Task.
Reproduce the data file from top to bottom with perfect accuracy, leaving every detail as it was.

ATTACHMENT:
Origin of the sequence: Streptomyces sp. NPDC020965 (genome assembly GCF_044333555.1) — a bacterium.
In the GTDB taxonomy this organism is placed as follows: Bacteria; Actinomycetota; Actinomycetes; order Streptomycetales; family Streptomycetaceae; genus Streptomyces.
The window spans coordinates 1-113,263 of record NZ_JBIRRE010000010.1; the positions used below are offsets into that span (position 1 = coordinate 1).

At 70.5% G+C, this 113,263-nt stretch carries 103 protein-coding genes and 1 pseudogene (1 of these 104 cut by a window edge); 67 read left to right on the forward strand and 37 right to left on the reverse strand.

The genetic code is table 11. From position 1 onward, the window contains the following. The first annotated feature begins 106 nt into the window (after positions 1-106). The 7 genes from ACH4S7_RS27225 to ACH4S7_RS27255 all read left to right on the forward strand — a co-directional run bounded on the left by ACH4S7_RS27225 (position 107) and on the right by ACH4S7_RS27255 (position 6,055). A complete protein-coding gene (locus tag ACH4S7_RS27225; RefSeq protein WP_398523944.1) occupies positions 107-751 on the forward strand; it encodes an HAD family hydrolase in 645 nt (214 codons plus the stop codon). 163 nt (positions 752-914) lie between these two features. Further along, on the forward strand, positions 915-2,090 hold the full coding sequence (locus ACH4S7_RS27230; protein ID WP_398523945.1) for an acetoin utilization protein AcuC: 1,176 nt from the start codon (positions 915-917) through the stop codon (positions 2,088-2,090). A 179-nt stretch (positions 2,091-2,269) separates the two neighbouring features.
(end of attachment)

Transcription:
Origin of the sequence: Streptomyces sp. NPDC020965 (genome assembly GCF_044333555.1) — a bacterium.
In the GTDB taxonomy this organism is placed as follows: Bacteria; Actinomycetota; Actinomycetes; order Streptomycetales; family Streptomycetaceae; genus Streptomyces.
The window spans coordinates 1-113,263 of record NZ_JBIRRE010000010.1; the positions used below are offsets into that span (position 1 = coordinate 1).

At 70.5% G+C, this 113,263-nt stretch carries 103 protein-coding genes and 1 pseudogene (1 of these 104 cut by a window edge); 67 read left to right on the forward strand and 37 right to left on the reverse strand.

The genetic code is table 11. From position 1 onward, the window contains the following. The first annotated feature begins 106 nt into the window (after positions 1-106). The 7 genes from ACH4S7_RS27225 to ACH4S7_RS27255 all read left to right on the forward strand — a co-directional run bounded on the left by ACH4S7_RS27225 (position 107) and on the right by ACH4S7_RS27255 (position 6,055). A complete protein-coding gene (locus tag ACH4S7_RS27225; RefSeq protein WP_398523944.1) occupies positions 107-751 on the forward strand; it encodes an HAD family hydrolase in 645 nt (214 codons plus the stop codon). 163 nt (positions 752-914) lie between these two features. Further along, on the forward strand, positions 915-2,090 hold the full coding sequence (locus ACH4S7_RS27230; protein ID WP_398523945.1) for an acetoin utilization protein AcuC: 1,176 nt from the start codon (positions 915-917) through the stop codon (positions 2,088-2,090). A 179-nt stretch (positions 2,091-2,269) separates the two neighbouring features.